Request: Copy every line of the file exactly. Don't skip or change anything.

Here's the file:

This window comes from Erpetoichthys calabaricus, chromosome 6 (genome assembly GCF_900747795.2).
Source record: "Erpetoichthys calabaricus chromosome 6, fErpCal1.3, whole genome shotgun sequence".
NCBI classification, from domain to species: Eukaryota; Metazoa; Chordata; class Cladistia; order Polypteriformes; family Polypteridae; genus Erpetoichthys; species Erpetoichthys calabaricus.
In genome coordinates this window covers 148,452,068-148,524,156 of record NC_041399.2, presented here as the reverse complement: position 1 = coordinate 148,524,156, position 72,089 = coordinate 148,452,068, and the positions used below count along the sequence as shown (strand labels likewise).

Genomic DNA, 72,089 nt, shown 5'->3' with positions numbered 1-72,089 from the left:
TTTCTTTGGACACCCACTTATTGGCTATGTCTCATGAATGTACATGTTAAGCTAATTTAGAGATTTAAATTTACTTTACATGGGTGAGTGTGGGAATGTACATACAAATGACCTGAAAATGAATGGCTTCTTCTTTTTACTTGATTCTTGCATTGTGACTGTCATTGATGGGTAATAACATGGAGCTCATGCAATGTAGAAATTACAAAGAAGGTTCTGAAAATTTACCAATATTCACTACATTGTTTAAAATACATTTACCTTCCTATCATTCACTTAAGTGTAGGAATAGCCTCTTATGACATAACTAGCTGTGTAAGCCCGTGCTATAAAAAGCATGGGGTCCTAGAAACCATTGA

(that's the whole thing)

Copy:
This window comes from Erpetoichthys calabaricus, chromosome 6 (genome assembly GCF_900747795.2).
Source record: "Erpetoichthys calabaricus chromosome 6, fErpCal1.3, whole genome shotgun sequence".
NCBI classification, from domain to species: Eukaryota; Metazoa; Chordata; class Cladistia; order Polypteriformes; family Polypteridae; genus Erpetoichthys; species Erpetoichthys calabaricus.
In genome coordinates this window covers 148,452,068-148,524,156 of record NC_041399.2, presented here as the reverse complement: position 1 = coordinate 148,524,156, position 72,089 = coordinate 148,452,068, and the positions used below count along the sequence as shown (strand labels likewise).

Genomic DNA, 72,089 nt, shown 5'->3' with positions numbered 1-72,089 from the left:
TTTCTTTGGACACCCACTTATTGGCTATGTCTCATGAATGTACATGTTAAGCTAATTTAGAGATTTAAATTTACTTTACATGGGTGAGTGTGGGAATGTACATACAAATGACCTGAAAATGAATGGCTTCTTCTTTTTACTTGATTCTTGCATTGTGACTGTCATTGATGGGTAATAACATGGAGCTCATGCAATGTAGAAATTACAAAGAAGGTTCTGAAAATTTACCAATATTCACTACATTGTTTAAAATACATTTACCTTCCTATCATTCACTTAAGTGTAGGAATAGCCTCTTATGACATAACTAGCTGTGTAAGCCCGTGCTATAAAAAGCATGGGGTCCTAGAAACCATTGA